Back in April, just after the league was shut down, I generated a simple forecast of the outcomes of the remaining EPL – posted here. So now here the actual final table to compare.
I actually generated two predictions the X1 forecast were based on predicting the probability of each possible outcome for each game, and then assuming that the points were awarded on the basis of the event with the highest probability. X2 was generated by assuming that points were proportional to the probabilities themselves, and then adding all these probabilities to generate the expected points (probably a better way to do it).
How close were the forecasts. The X2 values were the closest, with an average absolute error of 3.5 points per team. Over the 8 or 9 games left this is not bad. I’ve not done the calculation, but I’m fairly sure that this is very close to the bookmakers predictions. The X2 values had a an average absolute error of 4.2 points.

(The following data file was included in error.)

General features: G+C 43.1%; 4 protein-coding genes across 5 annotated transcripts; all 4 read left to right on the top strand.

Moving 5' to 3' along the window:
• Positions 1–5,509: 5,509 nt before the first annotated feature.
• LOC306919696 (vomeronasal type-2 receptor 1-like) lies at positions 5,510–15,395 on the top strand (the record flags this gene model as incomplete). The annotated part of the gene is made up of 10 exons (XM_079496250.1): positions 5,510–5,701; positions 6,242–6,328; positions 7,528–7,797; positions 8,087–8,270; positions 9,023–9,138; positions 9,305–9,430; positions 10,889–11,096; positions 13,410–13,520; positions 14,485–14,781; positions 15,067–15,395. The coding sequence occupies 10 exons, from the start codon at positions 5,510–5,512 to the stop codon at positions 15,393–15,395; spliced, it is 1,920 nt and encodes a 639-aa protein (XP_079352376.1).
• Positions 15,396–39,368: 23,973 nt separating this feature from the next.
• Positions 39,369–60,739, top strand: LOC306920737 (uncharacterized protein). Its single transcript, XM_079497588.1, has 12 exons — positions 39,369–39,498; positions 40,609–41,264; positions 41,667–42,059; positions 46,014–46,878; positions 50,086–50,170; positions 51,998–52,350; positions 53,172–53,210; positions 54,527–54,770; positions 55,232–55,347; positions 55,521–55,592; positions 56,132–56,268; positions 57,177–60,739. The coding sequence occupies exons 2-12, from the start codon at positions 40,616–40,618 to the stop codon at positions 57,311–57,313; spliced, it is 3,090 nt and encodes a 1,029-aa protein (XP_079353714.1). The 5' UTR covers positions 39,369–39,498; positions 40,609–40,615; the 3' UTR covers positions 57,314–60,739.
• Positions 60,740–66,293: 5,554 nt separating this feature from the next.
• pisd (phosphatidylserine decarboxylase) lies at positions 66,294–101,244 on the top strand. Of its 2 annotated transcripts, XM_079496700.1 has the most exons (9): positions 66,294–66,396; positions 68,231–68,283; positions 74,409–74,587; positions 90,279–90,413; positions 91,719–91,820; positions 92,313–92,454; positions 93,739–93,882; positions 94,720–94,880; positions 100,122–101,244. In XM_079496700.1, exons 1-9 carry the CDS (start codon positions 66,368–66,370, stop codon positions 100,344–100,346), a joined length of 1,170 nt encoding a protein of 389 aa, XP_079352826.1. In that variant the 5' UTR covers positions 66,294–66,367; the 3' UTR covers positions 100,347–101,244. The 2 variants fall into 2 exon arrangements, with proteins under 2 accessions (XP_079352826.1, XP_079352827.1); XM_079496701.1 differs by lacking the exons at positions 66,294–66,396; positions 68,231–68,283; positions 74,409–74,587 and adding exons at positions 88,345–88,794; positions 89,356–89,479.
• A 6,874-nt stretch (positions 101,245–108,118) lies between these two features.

The biggest error in the X2 model came in the relegation zone, with Aston Villa and Brighton predicted to go down, when in fact Bournemouth and Watford, who were in the relegation positions in March, both suffering the drop. As someone pointed out at the time, the model was failing to take account of form across the season. This would in factc be easy to factor into the prediction model.
The point I wanted to make is that the model based on only two values- the TM value estimates from transfermarkt – are sufficient to generate forecasts that are reasonably accurate, as measured against bookmaker predictions. This example seems to bear this out.